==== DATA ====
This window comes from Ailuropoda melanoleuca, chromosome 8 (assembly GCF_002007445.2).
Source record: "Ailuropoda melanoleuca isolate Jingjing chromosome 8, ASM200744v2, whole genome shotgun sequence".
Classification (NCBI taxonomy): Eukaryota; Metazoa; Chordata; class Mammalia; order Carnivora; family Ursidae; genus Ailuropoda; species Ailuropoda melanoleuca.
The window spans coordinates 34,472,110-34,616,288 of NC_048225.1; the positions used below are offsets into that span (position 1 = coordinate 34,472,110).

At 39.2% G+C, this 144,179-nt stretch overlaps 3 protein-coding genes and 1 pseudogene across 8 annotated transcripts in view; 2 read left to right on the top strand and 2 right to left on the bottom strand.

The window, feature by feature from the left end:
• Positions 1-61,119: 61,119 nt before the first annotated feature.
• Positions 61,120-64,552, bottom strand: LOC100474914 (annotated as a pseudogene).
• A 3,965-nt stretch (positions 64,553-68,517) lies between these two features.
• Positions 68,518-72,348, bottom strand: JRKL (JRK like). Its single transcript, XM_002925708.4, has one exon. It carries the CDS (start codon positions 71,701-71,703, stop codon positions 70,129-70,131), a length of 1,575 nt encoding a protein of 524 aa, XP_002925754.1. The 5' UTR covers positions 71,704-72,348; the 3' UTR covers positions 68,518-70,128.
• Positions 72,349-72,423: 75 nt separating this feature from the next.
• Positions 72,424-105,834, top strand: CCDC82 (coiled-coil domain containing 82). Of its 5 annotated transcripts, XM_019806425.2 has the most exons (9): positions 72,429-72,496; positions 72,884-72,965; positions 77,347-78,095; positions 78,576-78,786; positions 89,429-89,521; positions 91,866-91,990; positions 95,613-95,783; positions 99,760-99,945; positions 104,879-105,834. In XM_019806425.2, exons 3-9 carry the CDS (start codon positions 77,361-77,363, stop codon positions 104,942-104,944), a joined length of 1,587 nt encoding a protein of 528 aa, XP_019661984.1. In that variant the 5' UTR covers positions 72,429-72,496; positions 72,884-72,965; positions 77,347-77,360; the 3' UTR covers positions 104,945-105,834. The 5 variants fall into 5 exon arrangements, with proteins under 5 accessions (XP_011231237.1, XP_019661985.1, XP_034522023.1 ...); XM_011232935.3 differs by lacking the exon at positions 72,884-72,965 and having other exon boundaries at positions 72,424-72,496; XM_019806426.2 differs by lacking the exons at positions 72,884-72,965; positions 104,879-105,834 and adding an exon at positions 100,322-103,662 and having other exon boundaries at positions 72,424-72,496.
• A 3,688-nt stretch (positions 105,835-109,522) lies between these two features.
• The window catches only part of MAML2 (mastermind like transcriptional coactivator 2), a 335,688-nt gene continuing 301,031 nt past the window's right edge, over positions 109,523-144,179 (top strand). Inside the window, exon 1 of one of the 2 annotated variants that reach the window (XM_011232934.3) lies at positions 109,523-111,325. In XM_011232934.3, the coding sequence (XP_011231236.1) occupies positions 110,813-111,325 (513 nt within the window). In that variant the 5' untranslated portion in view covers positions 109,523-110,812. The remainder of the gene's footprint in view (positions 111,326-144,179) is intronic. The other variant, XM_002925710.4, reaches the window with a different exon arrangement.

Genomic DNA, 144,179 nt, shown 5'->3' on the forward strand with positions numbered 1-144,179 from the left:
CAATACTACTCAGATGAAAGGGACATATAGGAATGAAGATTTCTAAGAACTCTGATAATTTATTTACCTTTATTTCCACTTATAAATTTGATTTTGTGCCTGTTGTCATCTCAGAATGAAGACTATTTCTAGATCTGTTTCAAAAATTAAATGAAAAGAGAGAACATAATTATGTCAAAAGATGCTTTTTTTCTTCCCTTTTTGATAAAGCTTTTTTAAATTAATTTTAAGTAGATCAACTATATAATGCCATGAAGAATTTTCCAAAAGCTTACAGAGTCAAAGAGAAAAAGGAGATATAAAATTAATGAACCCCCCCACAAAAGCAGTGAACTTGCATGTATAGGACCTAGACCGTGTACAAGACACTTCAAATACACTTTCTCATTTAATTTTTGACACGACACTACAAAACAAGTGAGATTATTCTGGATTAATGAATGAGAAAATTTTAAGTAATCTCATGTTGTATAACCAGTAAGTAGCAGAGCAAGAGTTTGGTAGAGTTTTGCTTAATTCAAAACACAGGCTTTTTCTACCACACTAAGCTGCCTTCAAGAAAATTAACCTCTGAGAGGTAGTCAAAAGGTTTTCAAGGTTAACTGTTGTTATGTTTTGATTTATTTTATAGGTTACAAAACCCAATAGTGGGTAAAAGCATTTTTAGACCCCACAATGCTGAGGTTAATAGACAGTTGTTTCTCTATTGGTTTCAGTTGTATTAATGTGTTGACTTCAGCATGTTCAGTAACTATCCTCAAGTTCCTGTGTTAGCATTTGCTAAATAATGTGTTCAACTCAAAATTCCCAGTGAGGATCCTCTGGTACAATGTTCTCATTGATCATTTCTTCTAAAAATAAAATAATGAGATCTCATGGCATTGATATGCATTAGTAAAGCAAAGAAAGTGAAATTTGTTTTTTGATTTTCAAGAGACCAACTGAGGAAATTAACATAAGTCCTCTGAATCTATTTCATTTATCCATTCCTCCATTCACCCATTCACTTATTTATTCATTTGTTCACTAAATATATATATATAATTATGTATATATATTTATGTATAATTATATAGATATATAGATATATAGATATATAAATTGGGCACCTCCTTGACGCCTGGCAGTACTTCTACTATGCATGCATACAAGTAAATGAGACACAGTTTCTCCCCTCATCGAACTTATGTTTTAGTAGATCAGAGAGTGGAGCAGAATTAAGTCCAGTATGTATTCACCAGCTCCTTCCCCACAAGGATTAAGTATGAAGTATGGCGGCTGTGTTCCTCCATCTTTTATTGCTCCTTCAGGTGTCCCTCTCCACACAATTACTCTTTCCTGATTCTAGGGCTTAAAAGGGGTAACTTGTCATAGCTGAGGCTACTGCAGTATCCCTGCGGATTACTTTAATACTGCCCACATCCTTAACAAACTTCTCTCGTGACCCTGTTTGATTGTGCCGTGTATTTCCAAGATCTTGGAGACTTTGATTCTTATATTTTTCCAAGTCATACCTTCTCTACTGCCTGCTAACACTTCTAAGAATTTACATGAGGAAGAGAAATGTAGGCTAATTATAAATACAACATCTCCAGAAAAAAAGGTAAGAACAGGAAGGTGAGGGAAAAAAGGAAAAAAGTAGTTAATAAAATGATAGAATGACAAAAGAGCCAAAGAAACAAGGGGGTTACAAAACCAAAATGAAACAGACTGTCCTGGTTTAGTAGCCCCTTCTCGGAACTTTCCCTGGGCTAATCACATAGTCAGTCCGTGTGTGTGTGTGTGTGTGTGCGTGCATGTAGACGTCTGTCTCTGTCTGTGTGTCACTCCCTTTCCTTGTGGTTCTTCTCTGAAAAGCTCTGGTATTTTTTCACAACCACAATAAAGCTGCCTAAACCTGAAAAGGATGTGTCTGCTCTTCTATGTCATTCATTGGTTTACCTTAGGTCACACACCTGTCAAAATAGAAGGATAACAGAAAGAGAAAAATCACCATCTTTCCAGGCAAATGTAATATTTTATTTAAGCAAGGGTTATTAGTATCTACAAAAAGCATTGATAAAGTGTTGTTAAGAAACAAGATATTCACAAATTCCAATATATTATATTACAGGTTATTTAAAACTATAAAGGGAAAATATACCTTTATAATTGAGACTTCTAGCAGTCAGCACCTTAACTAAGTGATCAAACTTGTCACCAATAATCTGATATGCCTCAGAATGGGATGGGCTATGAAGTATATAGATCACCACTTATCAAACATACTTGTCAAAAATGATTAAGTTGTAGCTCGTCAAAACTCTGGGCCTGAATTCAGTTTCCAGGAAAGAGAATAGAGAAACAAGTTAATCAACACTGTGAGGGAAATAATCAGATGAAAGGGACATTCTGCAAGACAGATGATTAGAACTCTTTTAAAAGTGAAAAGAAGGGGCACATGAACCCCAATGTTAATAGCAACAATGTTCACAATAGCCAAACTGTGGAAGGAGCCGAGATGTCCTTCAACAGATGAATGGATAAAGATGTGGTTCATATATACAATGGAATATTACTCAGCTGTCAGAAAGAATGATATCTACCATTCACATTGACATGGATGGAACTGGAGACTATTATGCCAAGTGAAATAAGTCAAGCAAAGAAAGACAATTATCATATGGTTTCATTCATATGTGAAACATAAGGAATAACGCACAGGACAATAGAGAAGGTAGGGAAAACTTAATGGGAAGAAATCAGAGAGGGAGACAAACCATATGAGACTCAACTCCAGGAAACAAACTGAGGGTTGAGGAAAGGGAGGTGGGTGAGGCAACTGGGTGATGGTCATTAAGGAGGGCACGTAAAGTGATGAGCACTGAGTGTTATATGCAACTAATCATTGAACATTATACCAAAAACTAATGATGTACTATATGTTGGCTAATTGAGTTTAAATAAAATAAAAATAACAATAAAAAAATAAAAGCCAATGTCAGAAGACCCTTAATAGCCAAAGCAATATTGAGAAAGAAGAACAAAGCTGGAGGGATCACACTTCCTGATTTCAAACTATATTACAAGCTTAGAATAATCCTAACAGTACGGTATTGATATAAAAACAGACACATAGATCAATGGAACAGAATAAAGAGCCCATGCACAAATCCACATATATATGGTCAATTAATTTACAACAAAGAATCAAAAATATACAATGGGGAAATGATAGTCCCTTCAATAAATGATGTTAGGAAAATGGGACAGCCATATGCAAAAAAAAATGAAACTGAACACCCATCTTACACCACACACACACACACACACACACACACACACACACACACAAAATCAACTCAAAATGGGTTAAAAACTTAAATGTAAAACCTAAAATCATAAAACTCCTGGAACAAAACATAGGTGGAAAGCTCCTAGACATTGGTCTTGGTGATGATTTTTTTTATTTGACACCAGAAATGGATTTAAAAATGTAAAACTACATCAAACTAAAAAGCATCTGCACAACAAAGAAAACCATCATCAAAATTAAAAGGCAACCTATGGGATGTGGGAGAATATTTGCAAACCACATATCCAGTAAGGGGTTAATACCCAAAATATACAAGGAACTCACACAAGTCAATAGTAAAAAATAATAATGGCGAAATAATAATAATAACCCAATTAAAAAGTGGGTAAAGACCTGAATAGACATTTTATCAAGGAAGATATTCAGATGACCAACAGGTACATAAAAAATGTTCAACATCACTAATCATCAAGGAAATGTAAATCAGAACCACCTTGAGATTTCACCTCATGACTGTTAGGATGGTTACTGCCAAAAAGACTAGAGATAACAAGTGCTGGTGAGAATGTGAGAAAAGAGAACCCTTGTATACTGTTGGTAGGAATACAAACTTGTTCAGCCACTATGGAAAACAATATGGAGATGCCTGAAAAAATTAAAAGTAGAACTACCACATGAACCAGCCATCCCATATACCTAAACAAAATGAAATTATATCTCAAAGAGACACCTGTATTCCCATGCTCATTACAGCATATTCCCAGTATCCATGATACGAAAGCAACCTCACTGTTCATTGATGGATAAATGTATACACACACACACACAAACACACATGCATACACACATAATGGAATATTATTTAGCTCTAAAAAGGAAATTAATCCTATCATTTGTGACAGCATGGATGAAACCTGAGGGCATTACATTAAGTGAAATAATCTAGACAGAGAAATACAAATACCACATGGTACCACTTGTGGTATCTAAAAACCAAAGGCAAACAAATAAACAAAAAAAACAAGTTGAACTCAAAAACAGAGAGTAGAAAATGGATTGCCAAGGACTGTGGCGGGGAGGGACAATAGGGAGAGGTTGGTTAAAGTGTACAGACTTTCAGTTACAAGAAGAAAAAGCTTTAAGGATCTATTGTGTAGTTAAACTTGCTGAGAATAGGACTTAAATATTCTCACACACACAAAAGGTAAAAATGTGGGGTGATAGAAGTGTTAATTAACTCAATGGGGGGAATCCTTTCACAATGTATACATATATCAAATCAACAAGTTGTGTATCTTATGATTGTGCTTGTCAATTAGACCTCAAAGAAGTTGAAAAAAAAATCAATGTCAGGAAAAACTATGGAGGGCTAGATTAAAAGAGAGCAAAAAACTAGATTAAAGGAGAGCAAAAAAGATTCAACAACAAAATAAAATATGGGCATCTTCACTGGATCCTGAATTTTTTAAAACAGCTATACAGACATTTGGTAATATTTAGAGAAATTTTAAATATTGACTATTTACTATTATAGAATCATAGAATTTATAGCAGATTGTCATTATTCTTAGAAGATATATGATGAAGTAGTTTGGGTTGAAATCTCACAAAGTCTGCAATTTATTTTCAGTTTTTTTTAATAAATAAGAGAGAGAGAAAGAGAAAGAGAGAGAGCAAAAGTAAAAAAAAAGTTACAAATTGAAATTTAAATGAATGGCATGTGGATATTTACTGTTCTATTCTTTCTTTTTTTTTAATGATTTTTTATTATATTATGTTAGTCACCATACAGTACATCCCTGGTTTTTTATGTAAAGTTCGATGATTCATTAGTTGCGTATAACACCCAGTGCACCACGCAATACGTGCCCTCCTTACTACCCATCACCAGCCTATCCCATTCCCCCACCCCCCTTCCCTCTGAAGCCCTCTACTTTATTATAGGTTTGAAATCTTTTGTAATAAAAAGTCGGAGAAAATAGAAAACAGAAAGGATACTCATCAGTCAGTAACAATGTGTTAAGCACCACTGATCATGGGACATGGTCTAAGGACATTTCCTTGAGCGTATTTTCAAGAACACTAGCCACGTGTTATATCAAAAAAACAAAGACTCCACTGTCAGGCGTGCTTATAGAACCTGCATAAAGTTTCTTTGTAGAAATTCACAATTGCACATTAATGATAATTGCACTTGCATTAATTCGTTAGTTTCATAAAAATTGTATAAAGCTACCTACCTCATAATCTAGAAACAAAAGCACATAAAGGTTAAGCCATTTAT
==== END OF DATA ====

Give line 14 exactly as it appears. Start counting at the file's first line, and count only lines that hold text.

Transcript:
• The window catches only part of MAML2 (mastermind like transcriptional coactivator 2), a 335,688-nt gene continuing 301,031 nt past the window's right edge, over positions 109,523-144,179 (top strand). Inside the window, exon 1 of one of the 2 annotated variants that reach the window (XM_011232934.3) lies at positions 109,523-111,325. In XM_011232934.3, the coding sequence (XP_011231236.1) occupies positions 110,813-111,325 (513 nt within the window). In that variant the 5' untranslated portion in view covers positions 109,523-110,812. The remainder of the gene's footprint in view (positions 111,326-144,179) is intronic. The other variant, XM_002925710.4, reaches the window with a different exon arrangement.